The finalists for the 34th annual L.A. Times Book Prizes were announced Wednesday morning: 50 books in 10 categories are in the running to win the L.A. Times Book Prizes, to be awarded in April. Two authors will receive special recognition: John Green with the Innovators Award and Susan Straight with the Kirsch Award for lifetime achievement.
Even before the demise of Borders, the trend of opening superstores was waning, and new bookstores were getting smaller and cozier (many were in the 3,000 to 5,000 sq. ft. range). But some bookstores, particularly in urban areas and at upscale malls, are giving meaning to the term “small business.” The cost of real estate has led a few new booksellers to opt for diminutive spaces, as tiny as 200 sq. ft. or less.
Reading a book is a solitary activity, not a social one. There are exceptions, like reading aloud to a child or a shut-in, but for the most part, reading is something you do by yourself.
Random House’s Hogarth fiction imprint will publish prose versions of William Shakespeare‘s plays, commissioning bestselling novelists to write The Hogarth Shakespeare.
The project will open with Anne Tyler rewriting The Taming of the Shrew and Jeanette Winterson retelling The Winter’s Tale. The program will open in 2016, marking the 400th anniversary of the great author’s passing. Winterson had this comment in the release:
The right of all men and women to read werewolf erotica in jail has been affirmed by a California court.
Inmate Andres Martinez, currently residing in Pelican Bay State Prison, had ordered Mathilde Madden‘s The Silver Crown, a book whose Amazon page calls it a tale of “lycanthropy” (!), with the scintillating description: “Every full moon, Iris kills werewolves. It’s what she’s good at; it’s what she’s trained for. She’s never imagined doing anything else…until she falls in love with one.”
Here's your eldritch curio for the day: Random House UK -- yes, the book publishing giant -- has released a free-to-play interactive fiction game called "The Black Crown Project."
Penned by Rob Sherman, "The Black Crown Project" is a weird fiction tale about a newly-employed clerk at the mysterious Widsith Institute whose job it is -- so far -- to read read files. I've played enough to use all my available action points twice, which has allowed me to stab a dying pig with a ballpoint pen and be carried to my desk by some arcane horror.
Random House, the world’s biggest book publisher, is dipping its toes into the wild world of interactive fiction.
Black Crown, the first “free to play online narrative game” from the publisher, is open for registration now but won’t go fully online until May, according to Random House rep Dan Frankin.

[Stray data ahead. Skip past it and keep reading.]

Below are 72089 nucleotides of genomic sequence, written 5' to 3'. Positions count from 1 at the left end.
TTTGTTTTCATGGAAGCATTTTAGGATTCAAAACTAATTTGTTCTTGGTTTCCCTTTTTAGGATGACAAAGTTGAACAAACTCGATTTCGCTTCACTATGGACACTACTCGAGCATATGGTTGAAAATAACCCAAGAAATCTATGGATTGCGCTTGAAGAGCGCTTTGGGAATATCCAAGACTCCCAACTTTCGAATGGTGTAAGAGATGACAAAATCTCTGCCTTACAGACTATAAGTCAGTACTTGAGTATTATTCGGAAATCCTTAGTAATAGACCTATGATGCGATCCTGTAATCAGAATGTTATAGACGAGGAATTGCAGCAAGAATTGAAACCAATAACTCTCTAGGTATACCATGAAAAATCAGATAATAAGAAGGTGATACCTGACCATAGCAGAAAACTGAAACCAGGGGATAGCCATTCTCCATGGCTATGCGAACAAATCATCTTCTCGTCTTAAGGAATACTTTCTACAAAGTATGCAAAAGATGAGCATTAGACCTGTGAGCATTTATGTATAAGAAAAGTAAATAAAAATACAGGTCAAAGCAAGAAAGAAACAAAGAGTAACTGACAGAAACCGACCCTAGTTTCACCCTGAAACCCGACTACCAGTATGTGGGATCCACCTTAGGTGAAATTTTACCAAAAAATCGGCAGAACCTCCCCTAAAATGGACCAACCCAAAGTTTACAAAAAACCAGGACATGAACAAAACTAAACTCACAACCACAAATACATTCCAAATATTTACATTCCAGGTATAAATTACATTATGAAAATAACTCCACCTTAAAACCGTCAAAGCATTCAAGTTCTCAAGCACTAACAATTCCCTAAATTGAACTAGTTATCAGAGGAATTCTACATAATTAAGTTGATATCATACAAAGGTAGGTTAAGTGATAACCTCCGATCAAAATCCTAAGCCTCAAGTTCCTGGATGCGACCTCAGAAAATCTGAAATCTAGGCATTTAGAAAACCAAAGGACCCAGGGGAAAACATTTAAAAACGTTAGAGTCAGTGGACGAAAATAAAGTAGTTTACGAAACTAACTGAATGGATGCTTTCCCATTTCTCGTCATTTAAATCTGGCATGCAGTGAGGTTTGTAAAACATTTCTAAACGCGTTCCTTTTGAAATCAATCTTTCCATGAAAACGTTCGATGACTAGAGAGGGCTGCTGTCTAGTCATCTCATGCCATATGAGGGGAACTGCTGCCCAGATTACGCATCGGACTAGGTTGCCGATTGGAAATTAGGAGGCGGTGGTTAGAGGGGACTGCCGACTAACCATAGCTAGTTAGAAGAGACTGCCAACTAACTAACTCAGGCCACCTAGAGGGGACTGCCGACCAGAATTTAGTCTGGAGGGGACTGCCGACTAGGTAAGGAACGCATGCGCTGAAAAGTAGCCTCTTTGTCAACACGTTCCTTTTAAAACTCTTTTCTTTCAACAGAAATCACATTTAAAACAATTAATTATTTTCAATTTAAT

The usage of the “free-to-play” descriptor seems improbably apt, since “players” will be able to unlock new pieces of story content using virtual currency which can be purchased using real-life monies.
Until the transaction is closed (likely late 2013 pending regulatory approval), official news about the Random House Penguin venture is expected to be scarce. And yet questions abound. Why did two of the biggest players in book publishing throw in their lot together? Will further contraction occur in its wake? Will this give the new entity more leverage in its negotiations with mighty Amazon? And if so, will it be enough to matter? We rang up four industry experts and asked them what—if anything—it all means for publishers and publishing.
Michael Pietsch is Executive Vice President and Publisher of Little, Brown and Company. On April 1 he will step into the role of CEO of the Hachette Book Group. Here Pietsch shares some thoughts about his career with Book Business.
There's a great piece by the Scholarly Kitchen's Joseph Esposito this week that asks, in response to the latest corporate megamerger between Penguin and Random house, "Why did publishers get so big?" His breakdown of the larger forces that led to larger publishers is exquisite. —Brian Howard
"For many people the rationale for bigness is all-too-evident: greed. But while greed can be a strong motivator, it is not a strategy. To put this another way, why does greed always reach for bigness? What is it about bigness that makes it economically irresistible?"